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KU-EHS August Safety Tip: GFCI Electrical Safety

Friday, August 5, 2016

What is a GFCI?

A ground fault circuit interrupter, called a GFCI or GFI, is an inexpensive electrical device that can either be installed in your electrical system or built into a power cord to protect you from severe electrical shocks. GFCls have played a key role in reducing electrocutions. Greater use of GFCls could further reduce electrocutions and mitigate thousands of electrical bum and shock injuries still occurring in and around the home each year.

Ground fault protection is integrated into GFCI receptacles and GFCI circuit breakers for installation into your electrical system, especially for circuit outlets in particularly vulnerable areas such as where electrical equipment is near water. Portable GFCls are also available to provide on-the-spot ground fault protection even if a GFCI is not installed on the circuit.

The GFCI is designed to protect people from severe or fatal electric shocks but because a GFCI detects ground faults, it can also prevent some electrical fires and reduce the severity of other fires by interrupting the flow of electric current.

What is a Ground Fault?

A ground fault is an unintentional electrical path between a power source and a grounded surface. Ground faults most often occur when equipment is damaged or defective, such that live electrical parts are no longer adequately protected from unintended contact. If your body provides a path to the ground for this current, you could be burned, severely shocked or electrocuted.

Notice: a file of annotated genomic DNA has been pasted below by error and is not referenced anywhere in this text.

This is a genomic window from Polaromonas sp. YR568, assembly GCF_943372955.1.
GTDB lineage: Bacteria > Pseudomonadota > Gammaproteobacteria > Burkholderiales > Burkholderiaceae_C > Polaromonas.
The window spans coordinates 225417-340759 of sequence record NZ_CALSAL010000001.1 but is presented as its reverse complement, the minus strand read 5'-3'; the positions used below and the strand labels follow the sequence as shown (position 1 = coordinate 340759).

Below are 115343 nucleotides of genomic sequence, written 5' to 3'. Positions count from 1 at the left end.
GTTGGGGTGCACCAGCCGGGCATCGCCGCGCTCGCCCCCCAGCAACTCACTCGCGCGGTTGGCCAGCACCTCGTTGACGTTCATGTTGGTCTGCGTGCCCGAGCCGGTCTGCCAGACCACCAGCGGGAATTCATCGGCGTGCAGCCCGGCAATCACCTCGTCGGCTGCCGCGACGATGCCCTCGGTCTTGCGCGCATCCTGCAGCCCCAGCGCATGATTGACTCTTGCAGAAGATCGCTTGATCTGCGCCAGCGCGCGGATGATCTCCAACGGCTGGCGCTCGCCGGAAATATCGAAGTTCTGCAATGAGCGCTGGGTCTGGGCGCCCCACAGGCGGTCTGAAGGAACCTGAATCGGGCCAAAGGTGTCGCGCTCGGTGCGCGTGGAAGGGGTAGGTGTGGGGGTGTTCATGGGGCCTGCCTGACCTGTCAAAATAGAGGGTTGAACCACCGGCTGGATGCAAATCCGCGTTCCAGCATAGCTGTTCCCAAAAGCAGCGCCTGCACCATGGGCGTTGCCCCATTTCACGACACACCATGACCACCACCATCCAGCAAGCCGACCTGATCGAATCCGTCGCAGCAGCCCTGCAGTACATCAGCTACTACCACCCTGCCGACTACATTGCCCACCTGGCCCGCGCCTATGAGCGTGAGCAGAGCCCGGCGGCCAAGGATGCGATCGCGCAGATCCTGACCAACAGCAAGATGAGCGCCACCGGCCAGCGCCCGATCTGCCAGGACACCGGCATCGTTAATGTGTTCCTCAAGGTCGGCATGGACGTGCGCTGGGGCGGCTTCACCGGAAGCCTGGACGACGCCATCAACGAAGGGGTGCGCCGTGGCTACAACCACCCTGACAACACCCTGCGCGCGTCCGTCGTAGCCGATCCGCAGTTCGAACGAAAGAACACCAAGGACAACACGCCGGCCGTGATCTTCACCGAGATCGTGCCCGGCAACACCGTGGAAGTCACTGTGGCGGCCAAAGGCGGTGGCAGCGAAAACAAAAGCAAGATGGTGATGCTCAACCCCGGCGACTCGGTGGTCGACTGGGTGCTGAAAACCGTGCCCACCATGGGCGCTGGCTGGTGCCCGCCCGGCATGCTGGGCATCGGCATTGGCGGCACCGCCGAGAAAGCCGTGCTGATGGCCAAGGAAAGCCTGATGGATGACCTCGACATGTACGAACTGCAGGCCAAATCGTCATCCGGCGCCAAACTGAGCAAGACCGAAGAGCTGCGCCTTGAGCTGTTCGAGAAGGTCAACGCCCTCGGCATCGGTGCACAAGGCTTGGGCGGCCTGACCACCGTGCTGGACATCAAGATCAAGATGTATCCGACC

How Do They Work?

A GFCI constantly monitors current flowing through a circuit.   If the current flowing into the circuit differs by a very small amount (as little as 0.006 amperes) from the  returning current, the GFCI interrupts power faster than a blink of an eye to prevent a lethal dose of electricity. GFCls are designed to operate before the electricity can affect your heartbeat. A GFCI works even on two-slot receptacles.

Here's an example: A bare wire inside an appliance touches its metal case. The case is then charged with electricity. If you touch the appliance with one hand while another part of your body is touching a grounded metal object, such as a water faucet, you will get shocked. If the appliance is plugged into an outlet protected by a GFCI, the power will be shut off before a fatal shock can occur.

Where to Install/Use

The circuits that require GFCI protection are designated by the National Electrical Code (NEC). The NEC typically only applies to new construction/major renovations. The coverage of GFCI protection has gradually increased over the years.

NEC GFCI requirements (and effective date):

  • Underwater pool lighting (since 1968)
  • Receptacles:
    • Outdoors (since 1973)
    • Bathrooms (since 1975)
    • Garages  (since 1978)
    • Kitchens (since 1987)
    • Crawl spaces and unfinished basements (since 1990)
    • Wet bar sinks (since 1993)
    • Laundry and utility sinks (since 2005)

Also consider portable GFCI protection:

  • Whenever   operating   electrically-powered   garden   equipment   (mower, hedge trimmer, edger, etc.)
  • With electric tools (drills, saws, sanders, etc.) for do-it-yourself work in and around the house

Source: U.S. Consumer Product Safety Commission

Download GFCI Fact Sheet

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